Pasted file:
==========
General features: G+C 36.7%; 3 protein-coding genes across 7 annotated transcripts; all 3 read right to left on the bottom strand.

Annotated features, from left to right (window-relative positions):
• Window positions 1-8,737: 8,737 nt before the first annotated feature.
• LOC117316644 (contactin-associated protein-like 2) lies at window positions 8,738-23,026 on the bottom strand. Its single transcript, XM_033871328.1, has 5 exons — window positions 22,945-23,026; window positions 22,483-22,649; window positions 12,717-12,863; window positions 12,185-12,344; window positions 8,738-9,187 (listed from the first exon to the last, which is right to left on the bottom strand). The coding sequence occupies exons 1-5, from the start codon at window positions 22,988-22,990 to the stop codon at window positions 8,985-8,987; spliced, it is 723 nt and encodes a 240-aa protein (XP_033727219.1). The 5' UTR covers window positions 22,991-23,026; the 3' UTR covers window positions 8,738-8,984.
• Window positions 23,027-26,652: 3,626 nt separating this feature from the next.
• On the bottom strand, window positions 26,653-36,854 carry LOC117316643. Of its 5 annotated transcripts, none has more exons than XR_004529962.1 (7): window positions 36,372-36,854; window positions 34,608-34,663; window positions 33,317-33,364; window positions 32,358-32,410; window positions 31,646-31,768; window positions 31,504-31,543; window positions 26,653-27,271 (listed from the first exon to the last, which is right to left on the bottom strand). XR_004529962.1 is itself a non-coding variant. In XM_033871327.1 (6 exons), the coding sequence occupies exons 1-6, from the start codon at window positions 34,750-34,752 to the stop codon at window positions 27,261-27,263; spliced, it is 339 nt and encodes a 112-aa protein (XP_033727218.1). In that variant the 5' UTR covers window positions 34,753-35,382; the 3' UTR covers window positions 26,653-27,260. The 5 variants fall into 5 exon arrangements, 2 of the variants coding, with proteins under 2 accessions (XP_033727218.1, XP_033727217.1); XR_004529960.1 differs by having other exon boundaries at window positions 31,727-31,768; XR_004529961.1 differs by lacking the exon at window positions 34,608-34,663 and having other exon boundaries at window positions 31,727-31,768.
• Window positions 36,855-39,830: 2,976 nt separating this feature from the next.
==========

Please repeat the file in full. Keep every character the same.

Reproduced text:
General features: G+C 36.7%; 3 protein-coding genes across 7 annotated transcripts; all 3 read right to left on the bottom strand.

Annotated features, from left to right (window-relative positions):
• Window positions 1-8,737: 8,737 nt before the first annotated feature.
• LOC117316644 (contactin-associated protein-like 2) lies at window positions 8,738-23,026 on the bottom strand. Its single transcript, XM_033871328.1, has 5 exons — window positions 22,945-23,026; window positions 22,483-22,649; window positions 12,717-12,863; window positions 12,185-12,344; window positions 8,738-9,187 (listed from the first exon to the last, which is right to left on the bottom strand). The coding sequence occupies exons 1-5, from the start codon at window positions 22,988-22,990 to the stop codon at window positions 8,985-8,987; spliced, it is 723 nt and encodes a 240-aa protein (XP_033727219.1). The 5' UTR covers window positions 22,991-23,026; the 3' UTR covers window positions 8,738-8,984.
• Window positions 23,027-26,652: 3,626 nt separating this feature from the next.
• On the bottom strand, window positions 26,653-36,854 carry LOC117316643. Of its 5 annotated transcripts, none has more exons than XR_004529962.1 (7): window positions 36,372-36,854; window positions 34,608-34,663; window positions 33,317-33,364; window positions 32,358-32,410; window positions 31,646-31,768; window positions 31,504-31,543; window positions 26,653-27,271 (listed from the first exon to the last, which is right to left on the bottom strand). XR_004529962.1 is itself a non-coding variant. In XM_033871327.1 (6 exons), the coding sequence occupies exons 1-6, from the start codon at window positions 34,750-34,752 to the stop codon at window positions 27,261-27,263; spliced, it is 339 nt and encodes a 112-aa protein (XP_033727218.1). In that variant the 5' UTR covers window positions 34,753-35,382; the 3' UTR covers window positions 26,653-27,260. The 5 variants fall into 5 exon arrangements, 2 of the variants coding, with proteins under 2 accessions (XP_033727218.1, XP_033727217.1); XR_004529960.1 differs by having other exon boundaries at window positions 31,727-31,768; XR_004529961.1 differs by lacking the exon at window positions 34,608-34,663 and having other exon boundaries at window positions 31,727-31,768.
• Window positions 36,855-39,830: 2,976 nt separating this feature from the next.